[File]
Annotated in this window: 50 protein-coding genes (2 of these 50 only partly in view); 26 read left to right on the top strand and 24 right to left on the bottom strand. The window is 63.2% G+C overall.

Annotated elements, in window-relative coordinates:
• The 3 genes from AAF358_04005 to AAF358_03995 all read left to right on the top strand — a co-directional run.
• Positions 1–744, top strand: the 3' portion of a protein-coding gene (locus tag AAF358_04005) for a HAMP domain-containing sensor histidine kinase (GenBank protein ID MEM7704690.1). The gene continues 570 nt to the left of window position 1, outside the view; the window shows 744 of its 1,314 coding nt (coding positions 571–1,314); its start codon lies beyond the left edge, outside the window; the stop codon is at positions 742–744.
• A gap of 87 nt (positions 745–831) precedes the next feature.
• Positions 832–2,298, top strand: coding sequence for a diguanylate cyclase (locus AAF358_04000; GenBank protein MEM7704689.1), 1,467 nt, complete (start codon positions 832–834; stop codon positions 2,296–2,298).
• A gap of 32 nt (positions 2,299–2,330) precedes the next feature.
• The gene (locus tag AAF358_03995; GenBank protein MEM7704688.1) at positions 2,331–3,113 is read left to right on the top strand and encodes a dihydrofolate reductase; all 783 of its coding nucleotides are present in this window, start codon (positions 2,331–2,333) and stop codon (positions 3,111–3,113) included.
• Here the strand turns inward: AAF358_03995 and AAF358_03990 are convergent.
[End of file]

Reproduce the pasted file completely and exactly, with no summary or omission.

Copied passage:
Annotated in this window: 50 protein-coding genes (2 of these 50 only partly in view); 26 read left to right on the top strand and 24 right to left on the bottom strand. The window is 63.2% G+C overall.

Annotated elements, in window-relative coordinates:
• The 3 genes from AAF358_04005 to AAF358_03995 all read left to right on the top strand — a co-directional run.
• Positions 1–744, top strand: the 3' portion of a protein-coding gene (locus tag AAF358_04005) for a HAMP domain-containing sensor histidine kinase (GenBank protein ID MEM7704690.1). The gene continues 570 nt to the left of window position 1, outside the view; the window shows 744 of its 1,314 coding nt (coding positions 571–1,314); its start codon lies beyond the left edge, outside the window; the stop codon is at positions 742–744.
• A gap of 87 nt (positions 745–831) precedes the next feature.
• Positions 832–2,298, top strand: coding sequence for a diguanylate cyclase (locus AAF358_04000; GenBank protein MEM7704689.1), 1,467 nt, complete (start codon positions 832–834; stop codon positions 2,296–2,298).
• A gap of 32 nt (positions 2,299–2,330) precedes the next feature.
• The gene (locus tag AAF358_03995; GenBank protein MEM7704688.1) at positions 2,331–3,113 is read left to right on the top strand and encodes a dihydrofolate reductase; all 783 of its coding nucleotides are present in this window, start codon (positions 2,331–2,333) and stop codon (positions 3,111–3,113) included.
• Here the strand turns inward: AAF358_03995 and AAF358_03990 are convergent.